If you are being overcharged

If you think that you are being overcharged, carefully check what your contract says regarding fees; it could be that you have made phone calls out of your calls package – to premium numbers for example – or exceeded your usage limit if you have a data allowance. If neither of these issues apply, then get in touch with your provider’s customer services and explain that you are paying too much and would like a refund. If no refund is forthcoming, you should make a formal complaint.

If your provider raised its prices mid-contract, then it should have given you notice of this, giving you the chance to cancel your contract and leave without penalty. If it did not give you notice, then you have grounds for complaint.

If your equipment is faulty

If you suspect that your router or other technical equipment is not functioning properly, contact your provider to ask for a replacement or to have it repaired. If your provider does not fix the issue within a reasonable time, then you have grounds to complain.

How to contact an ADR Scheme

If you have issued a complaint through your provider’s formal complaint process and it has still not been resolved after eight weeks, then you should request a deadlock letter from your provider. This is formal acknowledgment that a resolution cannot be reached and you can take things to the Alternative Resolution Dispute (ADR) Scheme.

All providers are obliged to use either CISAS or Ombudsman Services: Communications. You can find out which scheme your provider uses by looking on their website or contacting Ofcom. The ADR will act as an independent mediator between you and your provider and will work to achieve a resolution to the issue you’ve raised.

How to cancel your broadband

If you decide that you have had enough and want to leave your current broadband provider, you will need to check where you are in your fixed contract period. If your initial 18-month contract has passed, then you are free to leave without penalty at any point. If, however, you are still mid-contract, you are likely to be charged termination fees unless you can prove you are not receiving the service you are paying for, or that the provider has made insufficient effort at resolving your problem.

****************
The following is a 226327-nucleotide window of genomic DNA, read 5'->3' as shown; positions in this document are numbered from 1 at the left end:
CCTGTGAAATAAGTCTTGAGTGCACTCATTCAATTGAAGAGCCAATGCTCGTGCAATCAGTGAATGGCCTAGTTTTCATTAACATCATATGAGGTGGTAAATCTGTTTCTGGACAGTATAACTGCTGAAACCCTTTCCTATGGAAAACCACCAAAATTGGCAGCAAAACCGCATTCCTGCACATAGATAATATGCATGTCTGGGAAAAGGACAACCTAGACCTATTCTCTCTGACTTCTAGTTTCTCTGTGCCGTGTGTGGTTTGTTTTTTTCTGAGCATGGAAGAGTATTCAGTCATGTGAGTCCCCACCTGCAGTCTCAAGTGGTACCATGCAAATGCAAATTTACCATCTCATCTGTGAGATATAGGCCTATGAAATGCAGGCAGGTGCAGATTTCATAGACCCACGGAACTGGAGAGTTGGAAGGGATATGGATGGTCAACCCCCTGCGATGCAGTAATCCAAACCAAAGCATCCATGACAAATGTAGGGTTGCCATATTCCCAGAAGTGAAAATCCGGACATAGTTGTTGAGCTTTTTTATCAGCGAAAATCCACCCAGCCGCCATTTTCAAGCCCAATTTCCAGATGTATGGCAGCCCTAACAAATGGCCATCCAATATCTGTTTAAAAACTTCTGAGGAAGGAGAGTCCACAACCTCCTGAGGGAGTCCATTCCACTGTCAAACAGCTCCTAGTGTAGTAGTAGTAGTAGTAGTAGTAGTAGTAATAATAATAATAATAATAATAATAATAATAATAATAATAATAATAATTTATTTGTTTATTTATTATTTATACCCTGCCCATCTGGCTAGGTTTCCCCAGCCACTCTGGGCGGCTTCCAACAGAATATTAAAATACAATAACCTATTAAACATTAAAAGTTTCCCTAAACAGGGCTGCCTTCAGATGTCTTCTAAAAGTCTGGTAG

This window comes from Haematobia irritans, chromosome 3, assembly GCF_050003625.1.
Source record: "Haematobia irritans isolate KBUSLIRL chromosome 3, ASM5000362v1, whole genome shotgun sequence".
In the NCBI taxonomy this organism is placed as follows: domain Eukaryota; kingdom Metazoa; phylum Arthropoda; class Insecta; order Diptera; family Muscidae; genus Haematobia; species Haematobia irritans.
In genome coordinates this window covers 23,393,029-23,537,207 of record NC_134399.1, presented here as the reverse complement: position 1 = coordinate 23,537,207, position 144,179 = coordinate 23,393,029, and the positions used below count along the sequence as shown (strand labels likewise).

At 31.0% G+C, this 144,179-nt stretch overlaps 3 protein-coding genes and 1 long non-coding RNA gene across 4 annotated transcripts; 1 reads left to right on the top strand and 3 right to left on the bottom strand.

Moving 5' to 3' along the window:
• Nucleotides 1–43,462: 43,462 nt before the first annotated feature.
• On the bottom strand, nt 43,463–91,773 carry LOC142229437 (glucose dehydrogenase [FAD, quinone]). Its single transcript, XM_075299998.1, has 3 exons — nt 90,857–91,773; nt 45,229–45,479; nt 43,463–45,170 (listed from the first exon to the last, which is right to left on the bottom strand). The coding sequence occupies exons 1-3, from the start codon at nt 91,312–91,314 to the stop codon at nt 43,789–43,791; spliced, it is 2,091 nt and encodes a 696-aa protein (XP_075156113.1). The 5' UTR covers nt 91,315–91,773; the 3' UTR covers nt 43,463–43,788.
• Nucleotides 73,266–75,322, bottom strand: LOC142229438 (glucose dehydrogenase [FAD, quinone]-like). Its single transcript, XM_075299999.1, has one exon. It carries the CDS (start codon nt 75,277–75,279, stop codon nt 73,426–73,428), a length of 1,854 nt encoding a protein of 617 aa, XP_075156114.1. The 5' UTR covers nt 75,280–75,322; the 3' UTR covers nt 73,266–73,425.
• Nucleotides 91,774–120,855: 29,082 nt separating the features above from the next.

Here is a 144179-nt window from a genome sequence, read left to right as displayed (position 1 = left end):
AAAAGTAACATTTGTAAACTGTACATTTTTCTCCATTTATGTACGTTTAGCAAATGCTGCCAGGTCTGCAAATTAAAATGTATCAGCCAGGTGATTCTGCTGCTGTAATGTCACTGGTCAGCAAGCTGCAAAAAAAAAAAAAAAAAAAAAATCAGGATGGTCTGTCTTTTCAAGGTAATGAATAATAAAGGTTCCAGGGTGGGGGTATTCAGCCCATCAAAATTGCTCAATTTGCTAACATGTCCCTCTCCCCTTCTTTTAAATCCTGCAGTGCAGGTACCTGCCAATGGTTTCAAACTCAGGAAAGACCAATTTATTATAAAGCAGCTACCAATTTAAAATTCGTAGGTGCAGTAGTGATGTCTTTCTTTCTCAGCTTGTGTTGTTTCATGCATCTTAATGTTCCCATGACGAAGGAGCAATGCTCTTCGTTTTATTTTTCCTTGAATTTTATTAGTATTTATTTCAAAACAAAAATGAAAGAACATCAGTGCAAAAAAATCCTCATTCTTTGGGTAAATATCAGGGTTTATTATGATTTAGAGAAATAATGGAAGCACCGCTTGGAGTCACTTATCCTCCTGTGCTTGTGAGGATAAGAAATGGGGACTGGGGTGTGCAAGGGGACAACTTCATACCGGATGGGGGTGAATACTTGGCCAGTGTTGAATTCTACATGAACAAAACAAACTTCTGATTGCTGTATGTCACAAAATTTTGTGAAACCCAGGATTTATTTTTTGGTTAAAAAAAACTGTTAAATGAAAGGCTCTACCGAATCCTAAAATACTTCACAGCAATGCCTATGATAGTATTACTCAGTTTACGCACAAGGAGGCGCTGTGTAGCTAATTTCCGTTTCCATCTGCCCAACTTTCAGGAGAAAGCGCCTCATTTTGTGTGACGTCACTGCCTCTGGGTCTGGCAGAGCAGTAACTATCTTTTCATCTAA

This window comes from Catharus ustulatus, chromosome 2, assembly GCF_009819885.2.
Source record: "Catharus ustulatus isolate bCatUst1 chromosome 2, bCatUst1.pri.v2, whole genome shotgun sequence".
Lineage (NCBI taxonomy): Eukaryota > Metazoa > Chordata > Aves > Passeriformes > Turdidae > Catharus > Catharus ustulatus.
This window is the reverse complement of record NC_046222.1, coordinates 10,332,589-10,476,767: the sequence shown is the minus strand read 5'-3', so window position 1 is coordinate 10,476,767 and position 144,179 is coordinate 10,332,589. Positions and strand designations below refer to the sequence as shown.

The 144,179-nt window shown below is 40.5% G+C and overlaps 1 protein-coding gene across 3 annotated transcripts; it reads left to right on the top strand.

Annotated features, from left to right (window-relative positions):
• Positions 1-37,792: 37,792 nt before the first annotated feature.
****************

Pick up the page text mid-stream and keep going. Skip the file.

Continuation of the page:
If you are out of your initial contract period, you simply need to contact your provider and inform it of your intention to leave. We advise that you shop around for a new deal before you make the leap however, so that you are not left without a service. Be aware that some providers charge a small exit fee to any customer that chooses to leave – whatever point they are at in their contract.

When to expect compensation

In certain circumstances, your provider may offer compensation payments. If there is a delay in starting your new broadband service, or in fixing a problem, or even if an engineer has missed an appointment, you should be eligible to receive automatic compensation. Several providers, including BT, Sky, TalkTalk, Plusnet, Vodafone and Virgin Media, have signed up to an automatic compensation scheme, which will automatically make payments to customers in these circumstances.

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Frequently asked questions

Can I cancel my broadband when I move house?

Yes, but if you are in the middle of a contract, you will be charged termination fees. If you take your broadband service with you, be aware that some providers demand that you start a new contract at your new address.

Can I cancel a broadband service on behalf of someone who has passed away?

Yes, and in most cases you should not be charged for terminating a contract in the case of a death, even if the initial contract period has not expired. You may be given the option to transfer the contract to another name.

Can I cancel broadband in a shared house?

Regardless of the accommodation set-up, a broadband contract always has to be in a single name, so if you are the account holder, you are entitled to cancel the service, subject to the usual terms and conditions, although you may not be popular with your housemates.

How long is the cooling off period?

All broadband providers are obliged to allow 14 days from the point of ordering for a customer to change their mind and cancel their order without any penalty fees.

Can I leave if my provider raises its prices?

If this price increase occurs while you are mid-contract, then you are permitted to leave without penalty if you wish. If the price rise occurs at the end of your contract, then you can leave at any time without being charged.